Orange County supervisors Tuesday signaled their support for a proposed $6.8 billion spending plan for the 2019-20 fiscal year, up $308.4 million from last year’s budget.
The increase is the result of spending more for the homeless and for mental health programs. The county will shed 41 jobs due mostly to not filling vacant positions.
County officials have budgeted nearly $930 million for a “system of care” to provide services such as housing, healthcare and mental health for the homeless and those at risk of homelessness. The supervisors also voted to recommend $5 million as sort of seed money for a newly established affordable housing trust that is a partnership with various cities in the county.
“We are making investments to our system of care,” County Chief Executive Frank Kim told the supervisors. “We are really committed to the challenges we’re seeing with the mentally ill and disabled population in our jail system.”
It is the first budget for the county since closing out its debts in the 1994 bankruptcy case in November. And this month, the county will make its final payment of $55 million in the settlement with the state over a dispute on Vehicle License Fees.
County officials are expecting 4% growth in property tax revenue in the coming fiscal year, which starts in July. Property tax revenue is expected to be up $40.9 million over last year.
Income from Proposition 172, the half-cent sales tax increase approved in 1993 for public safety services, is slated to increase $10.4 million over this year, allowing for $345.5 million for public safety funding, $276.4 million for the sheriff’s department and $69.1 million for the District Attorney’s Office.
Plans for addressing homelessness include funding to relocate the Courtyard emergency shelter in downtown Santa Ana to a new facility in partnership with the city, Kim outlined in a letter to supervisors on the budget.
The Health Care Agency is requesting money for 123 new positions and $16.9 million for mental health services in the jails and $800,000 for “in-custody reentry services.”
In District Attorney Todd Spitzer’s first budget, county officials have recommended a plan for four new posts for a Post-Conviction Litigation Unit and three for a Conviction Integrity Unit.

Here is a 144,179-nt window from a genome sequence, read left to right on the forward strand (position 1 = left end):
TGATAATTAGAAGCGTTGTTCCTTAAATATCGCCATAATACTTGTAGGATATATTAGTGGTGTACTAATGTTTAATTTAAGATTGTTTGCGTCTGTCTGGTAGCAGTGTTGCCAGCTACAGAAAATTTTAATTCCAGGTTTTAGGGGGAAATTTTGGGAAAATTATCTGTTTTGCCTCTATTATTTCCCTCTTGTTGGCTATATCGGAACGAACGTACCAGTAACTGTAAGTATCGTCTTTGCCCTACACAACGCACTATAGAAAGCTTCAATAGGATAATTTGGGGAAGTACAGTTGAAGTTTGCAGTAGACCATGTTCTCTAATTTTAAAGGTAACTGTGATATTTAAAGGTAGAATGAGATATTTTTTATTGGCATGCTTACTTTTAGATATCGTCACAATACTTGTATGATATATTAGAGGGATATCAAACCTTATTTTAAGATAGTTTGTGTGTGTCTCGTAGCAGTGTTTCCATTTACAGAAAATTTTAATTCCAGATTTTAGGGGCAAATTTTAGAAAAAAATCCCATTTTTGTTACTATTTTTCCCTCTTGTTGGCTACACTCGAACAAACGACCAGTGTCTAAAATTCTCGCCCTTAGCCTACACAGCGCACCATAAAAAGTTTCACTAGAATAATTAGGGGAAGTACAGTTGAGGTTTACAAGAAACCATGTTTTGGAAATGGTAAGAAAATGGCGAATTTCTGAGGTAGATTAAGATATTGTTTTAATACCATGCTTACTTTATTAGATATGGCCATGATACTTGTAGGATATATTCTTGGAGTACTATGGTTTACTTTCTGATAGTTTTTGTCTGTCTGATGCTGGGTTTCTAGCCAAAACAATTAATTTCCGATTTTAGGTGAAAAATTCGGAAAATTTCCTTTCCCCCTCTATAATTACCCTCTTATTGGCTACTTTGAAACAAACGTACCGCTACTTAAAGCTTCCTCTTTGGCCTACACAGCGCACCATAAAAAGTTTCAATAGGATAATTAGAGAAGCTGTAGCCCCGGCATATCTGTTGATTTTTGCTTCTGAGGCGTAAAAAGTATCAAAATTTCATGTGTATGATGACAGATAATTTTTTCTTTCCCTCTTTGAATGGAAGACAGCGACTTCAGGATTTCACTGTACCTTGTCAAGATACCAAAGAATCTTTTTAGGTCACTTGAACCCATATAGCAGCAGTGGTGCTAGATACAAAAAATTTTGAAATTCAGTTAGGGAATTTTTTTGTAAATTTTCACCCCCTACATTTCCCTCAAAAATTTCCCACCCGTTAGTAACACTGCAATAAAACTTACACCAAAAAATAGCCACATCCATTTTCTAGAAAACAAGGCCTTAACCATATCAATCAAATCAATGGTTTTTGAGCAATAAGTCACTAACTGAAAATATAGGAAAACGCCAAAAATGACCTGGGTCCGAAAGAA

The Post-Conviction Litigation Unit will review cases of defendants convicted of murder under the old “aider and abettor” law, which has been changed to require that defendants involved in a murder had to play an active part in the killing to also be convicted of murder. The unit will also review marijuana convictions in light of the state’s decriminalization of marijuana possession.
The Conviction Integrity Unit will take another look at cases when defendants request it.
Two positions for a Recidivism Reduction Unit were also preliminarily approved in a board straw vote.
Spitzer told the supervisors that he “inherited quite a few issues” as a result of the so-called snitch scandal that resulted from the prosecution of Scott Dekraai, the worst mass killer in the county’s history, who was sentenced to life in prison without the possibility of parole when a judge decided that misuse of jailhouse informants made it impossible for Dekraai, who pleaded guilty, to get a fair trial in the death penalty phase of his prosecution.
The new unit to review past convictions is an important message to the U.S. Department of Justice in its review of the snitch scandal allegations, said Spitzer, who told the supervisors he has been trying to resolve the probe as soon as possible.
“My goal is to do everything I can to avoid a consent decree,” Spitzer said. “Once the courts get involved and they start appointing special masters … they have a blank check … My goal is to send a very strong statement… that the informant scandal will never happen again.”
Board Chairwoman Lisa Bartlett recommended $410,000 in funding for an additional three new positions to review past convictions. She said the moves would “reduce our liability and exposure in the future” and save the county money in the long run.
Orange County Sheriff Don Barnes wants to budget $6.4 million for two new inmate transportation buses, 128 new vehicles and to upgrade a closed-circuit television system.
Registrar of Voters Neal Kelley wants to budget $20 million for a new voting system that will scrap the precinct system and create centers where voters can cast ballots no matter where they live. Of that money, $300,000 is for ongoing costs and $460,000 is considered a one-time expense.
“Our current (voting) equipment is at the end of its useful life,” Kim said.
The supervisors will consider final adoption of the budget at their June 25 meeting.
>> Want to read more stories like this? Get our Free Daily Newsletters Here!Follow us: